Films ordered by  section



  • The Flames of Royal Love V žáru královské lásky
    Directed by: Jan Němec
    Czechoslovakia, 1990, 87min.

    A wild and provocative postmodern phantasmagory about love beyond the grave in a tale of romance between a decadent prince and the daughter of a disgraced officer. Made by the legendary Jan Němec after his return from exile, the film surprised many when it came out, and it continues to provoke audiences with its playful impudence and, by Czech standards, incomprehensibility.

  • The Inheritance Dědictví aneb Kurvahošigutntág
    Directed by: Věra Chytilová
    Czechoslovakia, 1992, 118min.

    Filled with quotable scenes and biting vulgarities, The Inheritance is not just a comedy; it is above all a visionary morality tale of how money changes people and society. The best work of Věra Chytilová’s post-1989 career was remarkably ahead of its time, for this tale of lowly, nouveau riche Bohuš (Boleslav Polívka) predicted much of the parasitic behaviour that cropped up after the fall of communism.

  • It's Better to Be Wealthy and Healthy Than Poor and Ill Lepšie byť bohatý a zdravý ako chudobný a chorý
    Directed by: Juraj Jakubisko
    Czechoslovakia, 1992, 108min.

    With this dark comedy about two women stumbling along toward their dreams, Juraj Jakubisko concluded his loose trilogy about freedom and fortune and further explored the subject of morality. Starring Deana Jakubisková-Horváthová as the Slovak Nona, and Dagmar Havlová as the Moravian Ester.

  • Let's All Sing Around Pějme píseň dohola
    Directed by: Ondřej Trojan
    Czechoslovakia, 1990, 103min.

    Ondřej Trojan’s feature debut focuses on a young counsellor at a pioneer camp who is trying to gain the attention of a beautiful nurse named Vendy in order to get his first sexual encounter under his belt. This scathing tragicomedy, which works with the absurd humour and poetic style of Prague’s renowned Sklep theatre company, is a madcap collection of various camp clichés and awkward cinematic protagonists.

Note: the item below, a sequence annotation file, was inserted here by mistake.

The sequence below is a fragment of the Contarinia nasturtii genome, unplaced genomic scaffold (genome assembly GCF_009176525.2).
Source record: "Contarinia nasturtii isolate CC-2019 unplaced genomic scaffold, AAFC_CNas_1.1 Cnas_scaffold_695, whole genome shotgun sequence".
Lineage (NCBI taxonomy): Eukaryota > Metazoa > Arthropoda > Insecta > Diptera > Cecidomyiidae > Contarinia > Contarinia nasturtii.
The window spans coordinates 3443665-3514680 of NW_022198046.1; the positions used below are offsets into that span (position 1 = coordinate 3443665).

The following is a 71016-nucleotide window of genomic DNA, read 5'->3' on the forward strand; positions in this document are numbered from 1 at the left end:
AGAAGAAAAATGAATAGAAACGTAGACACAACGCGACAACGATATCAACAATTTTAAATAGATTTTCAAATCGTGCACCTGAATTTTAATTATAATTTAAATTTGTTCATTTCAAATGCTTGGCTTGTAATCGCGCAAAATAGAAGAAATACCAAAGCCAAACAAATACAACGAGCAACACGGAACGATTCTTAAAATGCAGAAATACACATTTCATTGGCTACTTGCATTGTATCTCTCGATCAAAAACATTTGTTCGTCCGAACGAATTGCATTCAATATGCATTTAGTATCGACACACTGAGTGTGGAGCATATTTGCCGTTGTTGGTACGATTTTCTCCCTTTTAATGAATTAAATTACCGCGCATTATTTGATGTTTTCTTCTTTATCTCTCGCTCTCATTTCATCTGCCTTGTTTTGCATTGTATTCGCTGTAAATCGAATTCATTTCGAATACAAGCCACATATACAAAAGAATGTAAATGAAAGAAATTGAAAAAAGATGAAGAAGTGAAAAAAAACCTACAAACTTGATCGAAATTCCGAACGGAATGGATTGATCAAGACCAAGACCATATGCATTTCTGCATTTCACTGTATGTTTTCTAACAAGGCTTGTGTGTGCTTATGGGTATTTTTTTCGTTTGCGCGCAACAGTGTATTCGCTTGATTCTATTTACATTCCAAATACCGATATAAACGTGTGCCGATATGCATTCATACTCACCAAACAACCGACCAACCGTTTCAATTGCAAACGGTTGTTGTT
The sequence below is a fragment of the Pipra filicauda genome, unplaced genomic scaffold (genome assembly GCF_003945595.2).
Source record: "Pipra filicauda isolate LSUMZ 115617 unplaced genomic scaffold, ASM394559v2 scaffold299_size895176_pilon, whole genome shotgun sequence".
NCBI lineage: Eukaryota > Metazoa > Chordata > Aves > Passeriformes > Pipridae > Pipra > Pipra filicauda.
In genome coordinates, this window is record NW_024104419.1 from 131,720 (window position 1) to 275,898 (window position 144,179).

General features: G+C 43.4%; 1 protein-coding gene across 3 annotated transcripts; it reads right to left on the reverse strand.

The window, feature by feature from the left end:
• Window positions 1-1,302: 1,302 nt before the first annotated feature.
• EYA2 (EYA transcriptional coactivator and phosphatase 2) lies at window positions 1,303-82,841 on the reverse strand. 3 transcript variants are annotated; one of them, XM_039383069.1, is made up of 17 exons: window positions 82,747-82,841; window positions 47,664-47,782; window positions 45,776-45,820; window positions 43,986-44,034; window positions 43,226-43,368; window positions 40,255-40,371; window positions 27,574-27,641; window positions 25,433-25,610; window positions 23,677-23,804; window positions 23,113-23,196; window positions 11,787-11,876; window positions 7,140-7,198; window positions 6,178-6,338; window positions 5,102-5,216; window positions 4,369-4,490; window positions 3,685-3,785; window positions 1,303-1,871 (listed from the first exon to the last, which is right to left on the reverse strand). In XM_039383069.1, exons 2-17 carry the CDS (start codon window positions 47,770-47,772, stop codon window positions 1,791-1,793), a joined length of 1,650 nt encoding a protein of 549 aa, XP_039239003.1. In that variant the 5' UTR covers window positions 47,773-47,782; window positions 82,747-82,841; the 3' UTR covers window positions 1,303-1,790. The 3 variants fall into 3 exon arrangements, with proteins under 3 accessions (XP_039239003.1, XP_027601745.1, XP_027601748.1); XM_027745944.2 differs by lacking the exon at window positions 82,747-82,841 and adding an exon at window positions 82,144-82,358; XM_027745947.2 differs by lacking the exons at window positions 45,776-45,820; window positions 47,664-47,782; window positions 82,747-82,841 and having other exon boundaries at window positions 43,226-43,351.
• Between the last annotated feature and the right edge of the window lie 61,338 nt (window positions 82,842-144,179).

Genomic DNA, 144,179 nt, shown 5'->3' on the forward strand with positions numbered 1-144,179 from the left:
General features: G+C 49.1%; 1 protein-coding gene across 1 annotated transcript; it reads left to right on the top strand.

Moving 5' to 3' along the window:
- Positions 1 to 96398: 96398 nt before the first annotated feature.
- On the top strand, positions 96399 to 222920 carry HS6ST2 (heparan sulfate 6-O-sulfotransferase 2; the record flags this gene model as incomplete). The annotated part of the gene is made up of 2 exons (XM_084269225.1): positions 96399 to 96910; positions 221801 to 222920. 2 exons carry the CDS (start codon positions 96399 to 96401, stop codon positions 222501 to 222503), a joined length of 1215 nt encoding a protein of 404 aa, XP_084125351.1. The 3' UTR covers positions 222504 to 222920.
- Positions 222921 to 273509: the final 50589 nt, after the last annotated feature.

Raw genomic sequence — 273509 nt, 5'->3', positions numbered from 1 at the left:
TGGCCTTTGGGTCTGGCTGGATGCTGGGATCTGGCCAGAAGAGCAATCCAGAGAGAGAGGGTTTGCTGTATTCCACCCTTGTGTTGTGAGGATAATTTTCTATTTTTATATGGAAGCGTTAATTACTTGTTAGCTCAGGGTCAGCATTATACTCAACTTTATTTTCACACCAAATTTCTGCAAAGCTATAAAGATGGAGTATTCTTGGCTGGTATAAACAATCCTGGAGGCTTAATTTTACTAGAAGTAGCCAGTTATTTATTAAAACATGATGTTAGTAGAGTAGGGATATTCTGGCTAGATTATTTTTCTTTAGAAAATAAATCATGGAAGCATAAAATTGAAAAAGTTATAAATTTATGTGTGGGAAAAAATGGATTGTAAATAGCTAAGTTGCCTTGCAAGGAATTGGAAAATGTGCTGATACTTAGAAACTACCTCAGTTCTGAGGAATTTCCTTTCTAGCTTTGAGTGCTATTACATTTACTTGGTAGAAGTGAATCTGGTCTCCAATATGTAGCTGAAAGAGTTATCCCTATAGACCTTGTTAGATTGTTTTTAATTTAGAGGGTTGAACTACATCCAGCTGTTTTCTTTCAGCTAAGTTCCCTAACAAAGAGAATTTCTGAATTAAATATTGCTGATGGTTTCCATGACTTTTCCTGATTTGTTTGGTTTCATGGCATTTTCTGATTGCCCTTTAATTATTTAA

• Requiem for a Maiden Requiem pro panenku
    Directed by: Filip Renč
    Czechoslovakia, 1991, 94min.

    Fourteen-year-old Marika finds herself in an institute for mentally ill girls, where the nurses’ cruel treatment of her slowly fuels a rage that leads to tragedy. Inspired by a true story, this psychological thriller became a symbol for the local genre dynamism of the 1990s. Anna Geislerová shines in the starring role.

  • Smoke Kouř
    Directed by: Tomáš Vorel
    Czechoslovakia, 1991, 89min.

    When young engineer Mirek arrives at a factory in order to work on a project to reduce emissions, he is confronted by a rigid order and incompetent bosses… Dubbed a “rhythmical of the totalitarian age,” the original story plays out amidst the sulphur-laden air of Ostrava’s steel mills. The film’s creators peppered their tale with a distinctive sense of humour, troupe recitations, and a catchy saxophone leitmotif.

  • Time of the Servants Čas sluhů
    Directed by: Irena Pavlásková
    Czechoslovakia, 1989, 111min.

    Timid Dana is dumped by her lover. In an attempt to make him jealous, she talks her best friend into lending Dana her boyfriend. Thus begins Dana’s transformation from hapless outsider into a manipulative femme fatale capable of anything. Winner of Caméra d’Or Special Distinction at the 1990 Cannes fest, Time of the Servants presents an image of society just before the fall of communism that the local regime wanted banned from the big screen.


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